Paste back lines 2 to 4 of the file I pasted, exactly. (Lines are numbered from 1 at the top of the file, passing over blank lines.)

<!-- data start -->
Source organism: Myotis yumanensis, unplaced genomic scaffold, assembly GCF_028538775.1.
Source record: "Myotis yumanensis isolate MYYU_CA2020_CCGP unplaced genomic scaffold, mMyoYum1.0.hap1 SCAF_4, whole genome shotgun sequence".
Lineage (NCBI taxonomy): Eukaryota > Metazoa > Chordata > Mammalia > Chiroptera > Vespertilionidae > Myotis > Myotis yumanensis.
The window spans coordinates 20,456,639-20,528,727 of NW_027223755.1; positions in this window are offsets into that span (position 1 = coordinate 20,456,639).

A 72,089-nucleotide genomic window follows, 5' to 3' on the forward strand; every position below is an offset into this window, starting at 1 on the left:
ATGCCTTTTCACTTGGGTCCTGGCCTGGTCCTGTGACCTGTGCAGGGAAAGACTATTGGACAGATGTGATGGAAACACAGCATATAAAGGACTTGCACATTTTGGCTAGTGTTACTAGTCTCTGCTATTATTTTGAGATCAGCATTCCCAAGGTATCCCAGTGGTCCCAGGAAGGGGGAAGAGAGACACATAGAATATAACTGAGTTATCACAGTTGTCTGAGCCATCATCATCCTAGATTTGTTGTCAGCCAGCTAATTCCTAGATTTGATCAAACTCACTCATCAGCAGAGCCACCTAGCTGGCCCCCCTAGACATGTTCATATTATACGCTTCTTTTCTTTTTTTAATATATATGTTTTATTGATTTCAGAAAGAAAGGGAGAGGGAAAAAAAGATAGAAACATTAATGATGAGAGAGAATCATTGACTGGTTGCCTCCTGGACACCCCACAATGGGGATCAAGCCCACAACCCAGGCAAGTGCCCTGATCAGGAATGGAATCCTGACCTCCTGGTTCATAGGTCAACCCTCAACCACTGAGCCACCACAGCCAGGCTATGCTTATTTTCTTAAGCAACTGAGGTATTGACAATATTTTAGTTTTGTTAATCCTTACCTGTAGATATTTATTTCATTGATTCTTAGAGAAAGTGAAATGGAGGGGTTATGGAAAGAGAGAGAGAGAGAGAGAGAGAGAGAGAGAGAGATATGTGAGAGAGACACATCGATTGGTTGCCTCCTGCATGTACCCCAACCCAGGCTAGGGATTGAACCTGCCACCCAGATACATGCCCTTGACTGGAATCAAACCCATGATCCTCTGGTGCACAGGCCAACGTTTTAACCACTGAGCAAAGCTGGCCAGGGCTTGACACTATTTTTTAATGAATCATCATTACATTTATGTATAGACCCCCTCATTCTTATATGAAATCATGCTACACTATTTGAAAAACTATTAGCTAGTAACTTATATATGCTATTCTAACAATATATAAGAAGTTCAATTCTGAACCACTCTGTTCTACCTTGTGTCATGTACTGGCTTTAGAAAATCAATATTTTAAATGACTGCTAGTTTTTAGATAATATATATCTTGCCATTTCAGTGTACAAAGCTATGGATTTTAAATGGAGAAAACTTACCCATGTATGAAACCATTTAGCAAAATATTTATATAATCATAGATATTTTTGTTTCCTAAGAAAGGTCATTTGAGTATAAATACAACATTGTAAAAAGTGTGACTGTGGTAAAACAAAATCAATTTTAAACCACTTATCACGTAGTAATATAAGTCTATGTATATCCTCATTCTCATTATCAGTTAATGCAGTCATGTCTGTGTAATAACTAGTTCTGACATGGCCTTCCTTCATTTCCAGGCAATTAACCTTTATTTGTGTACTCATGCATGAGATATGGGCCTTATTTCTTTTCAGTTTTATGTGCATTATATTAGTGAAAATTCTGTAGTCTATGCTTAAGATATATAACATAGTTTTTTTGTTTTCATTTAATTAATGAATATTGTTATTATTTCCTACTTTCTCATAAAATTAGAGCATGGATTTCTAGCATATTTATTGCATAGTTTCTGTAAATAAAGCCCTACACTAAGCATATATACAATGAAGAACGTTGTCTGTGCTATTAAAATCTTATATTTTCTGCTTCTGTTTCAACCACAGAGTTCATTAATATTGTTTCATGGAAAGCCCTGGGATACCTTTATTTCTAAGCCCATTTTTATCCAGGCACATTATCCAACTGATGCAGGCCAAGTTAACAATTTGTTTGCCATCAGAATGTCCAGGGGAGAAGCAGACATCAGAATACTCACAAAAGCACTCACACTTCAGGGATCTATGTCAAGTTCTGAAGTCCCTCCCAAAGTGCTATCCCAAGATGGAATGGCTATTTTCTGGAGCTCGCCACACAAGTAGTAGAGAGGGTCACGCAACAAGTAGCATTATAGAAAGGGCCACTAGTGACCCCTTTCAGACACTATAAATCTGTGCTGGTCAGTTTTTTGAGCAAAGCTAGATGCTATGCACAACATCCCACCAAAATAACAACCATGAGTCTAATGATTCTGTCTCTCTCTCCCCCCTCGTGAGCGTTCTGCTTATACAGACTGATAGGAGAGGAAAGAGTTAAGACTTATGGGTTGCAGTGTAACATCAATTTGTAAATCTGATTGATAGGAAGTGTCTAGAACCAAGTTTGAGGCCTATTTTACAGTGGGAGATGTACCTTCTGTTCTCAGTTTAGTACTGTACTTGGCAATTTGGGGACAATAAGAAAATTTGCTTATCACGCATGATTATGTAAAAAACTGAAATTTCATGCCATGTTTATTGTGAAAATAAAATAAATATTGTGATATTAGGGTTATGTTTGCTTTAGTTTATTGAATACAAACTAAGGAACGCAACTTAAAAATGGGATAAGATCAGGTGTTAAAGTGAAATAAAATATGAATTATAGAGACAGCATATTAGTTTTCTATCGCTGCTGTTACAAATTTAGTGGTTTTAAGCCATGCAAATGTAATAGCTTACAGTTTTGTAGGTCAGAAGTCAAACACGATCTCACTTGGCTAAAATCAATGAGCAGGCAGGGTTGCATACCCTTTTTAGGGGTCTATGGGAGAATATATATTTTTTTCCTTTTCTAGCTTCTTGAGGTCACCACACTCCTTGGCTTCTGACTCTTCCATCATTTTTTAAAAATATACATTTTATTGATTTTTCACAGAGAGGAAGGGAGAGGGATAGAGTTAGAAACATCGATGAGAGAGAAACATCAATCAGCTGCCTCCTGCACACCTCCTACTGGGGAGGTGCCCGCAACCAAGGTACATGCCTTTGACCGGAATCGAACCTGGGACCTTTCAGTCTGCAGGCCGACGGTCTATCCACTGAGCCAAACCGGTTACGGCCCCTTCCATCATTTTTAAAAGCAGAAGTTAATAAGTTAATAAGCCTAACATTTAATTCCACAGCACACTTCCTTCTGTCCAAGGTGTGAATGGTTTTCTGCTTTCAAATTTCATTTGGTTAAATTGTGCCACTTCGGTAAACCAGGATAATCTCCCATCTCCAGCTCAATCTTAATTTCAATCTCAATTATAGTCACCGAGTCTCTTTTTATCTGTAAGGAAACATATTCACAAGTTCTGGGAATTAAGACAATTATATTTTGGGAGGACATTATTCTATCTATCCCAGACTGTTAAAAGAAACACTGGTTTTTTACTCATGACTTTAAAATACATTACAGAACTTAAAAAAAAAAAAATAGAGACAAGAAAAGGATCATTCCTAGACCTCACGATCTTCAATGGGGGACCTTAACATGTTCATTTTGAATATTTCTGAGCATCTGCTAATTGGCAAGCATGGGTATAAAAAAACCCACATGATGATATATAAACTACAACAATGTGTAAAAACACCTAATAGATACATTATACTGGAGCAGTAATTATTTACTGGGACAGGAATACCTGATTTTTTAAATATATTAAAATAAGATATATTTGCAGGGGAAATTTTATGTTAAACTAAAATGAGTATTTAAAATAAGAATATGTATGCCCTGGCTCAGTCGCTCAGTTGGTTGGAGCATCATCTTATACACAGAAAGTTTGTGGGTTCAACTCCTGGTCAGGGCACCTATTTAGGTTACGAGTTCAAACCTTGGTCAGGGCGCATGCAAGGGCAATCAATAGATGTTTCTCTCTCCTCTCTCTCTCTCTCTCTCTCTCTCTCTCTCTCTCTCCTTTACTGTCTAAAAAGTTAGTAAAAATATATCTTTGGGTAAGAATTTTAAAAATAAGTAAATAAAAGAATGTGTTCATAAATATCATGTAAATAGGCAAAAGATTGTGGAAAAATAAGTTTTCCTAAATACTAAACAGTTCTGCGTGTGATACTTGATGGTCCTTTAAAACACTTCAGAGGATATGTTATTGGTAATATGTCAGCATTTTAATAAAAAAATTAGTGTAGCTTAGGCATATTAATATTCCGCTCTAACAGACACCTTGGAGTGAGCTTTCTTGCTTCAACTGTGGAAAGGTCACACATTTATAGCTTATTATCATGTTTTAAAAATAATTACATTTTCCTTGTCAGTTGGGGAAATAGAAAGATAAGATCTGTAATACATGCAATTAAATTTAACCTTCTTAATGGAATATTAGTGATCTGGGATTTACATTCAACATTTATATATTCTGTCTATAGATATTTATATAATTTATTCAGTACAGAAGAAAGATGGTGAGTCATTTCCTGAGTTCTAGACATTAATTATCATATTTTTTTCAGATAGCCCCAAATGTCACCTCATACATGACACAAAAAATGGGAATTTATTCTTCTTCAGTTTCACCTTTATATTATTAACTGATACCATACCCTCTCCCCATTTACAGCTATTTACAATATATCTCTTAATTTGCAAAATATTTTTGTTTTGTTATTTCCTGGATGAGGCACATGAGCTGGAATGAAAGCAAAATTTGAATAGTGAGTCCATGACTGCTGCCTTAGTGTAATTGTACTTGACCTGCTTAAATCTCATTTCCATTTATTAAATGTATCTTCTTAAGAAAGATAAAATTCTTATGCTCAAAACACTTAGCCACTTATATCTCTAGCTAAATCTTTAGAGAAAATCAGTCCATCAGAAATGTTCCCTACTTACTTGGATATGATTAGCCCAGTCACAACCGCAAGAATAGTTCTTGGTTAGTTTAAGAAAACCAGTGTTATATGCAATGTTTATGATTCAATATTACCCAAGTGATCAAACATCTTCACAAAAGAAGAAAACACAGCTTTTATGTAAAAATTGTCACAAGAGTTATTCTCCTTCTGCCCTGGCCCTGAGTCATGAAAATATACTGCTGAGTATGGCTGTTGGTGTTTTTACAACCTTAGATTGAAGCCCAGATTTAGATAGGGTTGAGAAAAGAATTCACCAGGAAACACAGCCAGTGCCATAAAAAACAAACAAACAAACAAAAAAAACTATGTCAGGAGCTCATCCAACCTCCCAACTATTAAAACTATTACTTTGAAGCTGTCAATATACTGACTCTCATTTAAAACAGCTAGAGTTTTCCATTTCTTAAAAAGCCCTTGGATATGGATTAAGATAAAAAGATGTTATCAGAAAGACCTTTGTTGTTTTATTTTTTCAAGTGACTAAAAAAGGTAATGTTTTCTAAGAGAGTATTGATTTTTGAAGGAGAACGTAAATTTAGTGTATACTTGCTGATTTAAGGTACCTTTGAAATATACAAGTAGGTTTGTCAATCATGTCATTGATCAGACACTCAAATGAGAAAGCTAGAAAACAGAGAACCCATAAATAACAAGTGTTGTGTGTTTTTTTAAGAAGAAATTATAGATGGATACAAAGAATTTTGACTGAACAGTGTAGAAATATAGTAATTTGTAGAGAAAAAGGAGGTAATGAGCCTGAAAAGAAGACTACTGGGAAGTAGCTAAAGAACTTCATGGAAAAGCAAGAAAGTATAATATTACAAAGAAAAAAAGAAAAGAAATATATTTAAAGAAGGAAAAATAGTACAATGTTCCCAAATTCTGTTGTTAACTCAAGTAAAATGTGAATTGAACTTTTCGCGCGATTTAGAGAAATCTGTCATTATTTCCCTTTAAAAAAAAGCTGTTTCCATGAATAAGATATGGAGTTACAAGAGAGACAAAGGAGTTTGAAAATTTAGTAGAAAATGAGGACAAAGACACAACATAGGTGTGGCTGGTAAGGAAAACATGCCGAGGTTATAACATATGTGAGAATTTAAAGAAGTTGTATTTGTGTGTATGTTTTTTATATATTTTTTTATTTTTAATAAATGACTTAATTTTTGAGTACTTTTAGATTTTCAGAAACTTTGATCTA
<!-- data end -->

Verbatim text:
Source record: "Myotis yumanensis isolate MYYU_CA2020_CCGP unplaced genomic scaffold, mMyoYum1.0.hap1 SCAF_4, whole genome shotgun sequence".
Lineage (NCBI taxonomy): Eukaryota > Metazoa > Chordata > Mammalia > Chiroptera > Vespertilionidae > Myotis > Myotis yumanensis.
The window spans coordinates 20,456,639-20,528,727 of NW_027223755.1; positions in this window are offsets into that span (position 1 = coordinate 20,456,639).